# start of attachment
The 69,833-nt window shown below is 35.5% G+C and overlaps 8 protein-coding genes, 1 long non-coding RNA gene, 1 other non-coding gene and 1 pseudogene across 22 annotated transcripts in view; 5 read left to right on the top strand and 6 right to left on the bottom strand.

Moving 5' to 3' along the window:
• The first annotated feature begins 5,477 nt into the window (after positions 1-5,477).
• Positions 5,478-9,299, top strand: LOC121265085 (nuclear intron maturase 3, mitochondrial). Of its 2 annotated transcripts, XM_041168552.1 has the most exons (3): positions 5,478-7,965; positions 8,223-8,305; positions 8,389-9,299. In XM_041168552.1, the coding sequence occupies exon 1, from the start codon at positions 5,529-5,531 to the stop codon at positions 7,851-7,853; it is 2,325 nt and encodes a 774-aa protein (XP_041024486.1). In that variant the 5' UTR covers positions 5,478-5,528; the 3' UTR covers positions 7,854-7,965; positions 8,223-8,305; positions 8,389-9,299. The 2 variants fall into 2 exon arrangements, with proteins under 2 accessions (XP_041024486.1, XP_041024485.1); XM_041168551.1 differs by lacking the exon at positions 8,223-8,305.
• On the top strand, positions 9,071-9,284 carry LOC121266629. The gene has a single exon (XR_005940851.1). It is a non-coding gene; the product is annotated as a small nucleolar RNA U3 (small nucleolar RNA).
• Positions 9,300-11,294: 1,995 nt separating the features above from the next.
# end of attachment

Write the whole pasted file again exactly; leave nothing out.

The 69,833-nt window shown below is 35.5% G+C and overlaps 8 protein-coding genes, 1 long non-coding RNA gene, 1 other non-coding gene and 1 pseudogene across 22 annotated transcripts in view; 5 read left to right on the top strand and 6 right to left on the bottom strand.

Moving 5' to 3' along the window:
• The first annotated feature begins 5,477 nt into the window (after positions 1-5,477).
• Positions 5,478-9,299, top strand: LOC121265085 (nuclear intron maturase 3, mitochondrial). Of its 2 annotated transcripts, XM_041168552.1 has the most exons (3): positions 5,478-7,965; positions 8,223-8,305; positions 8,389-9,299. In XM_041168552.1, the coding sequence occupies exon 1, from the start codon at positions 5,529-5,531 to the stop codon at positions 7,851-7,853; it is 2,325 nt and encodes a 774-aa protein (XP_041024486.1). In that variant the 5' UTR covers positions 5,478-5,528; the 3' UTR covers positions 7,854-7,965; positions 8,223-8,305; positions 8,389-9,299. The 2 variants fall into 2 exon arrangements, with proteins under 2 accessions (XP_041024486.1, XP_041024485.1); XM_041168551.1 differs by lacking the exon at positions 8,223-8,305.
• On the top strand, positions 9,071-9,284 carry LOC121266629. The gene has a single exon (XR_005940851.1). It is a non-coding gene; the product is annotated as a small nucleolar RNA U3 (small nucleolar RNA).
• Positions 9,300-11,294: 1,995 nt separating the features above from the next.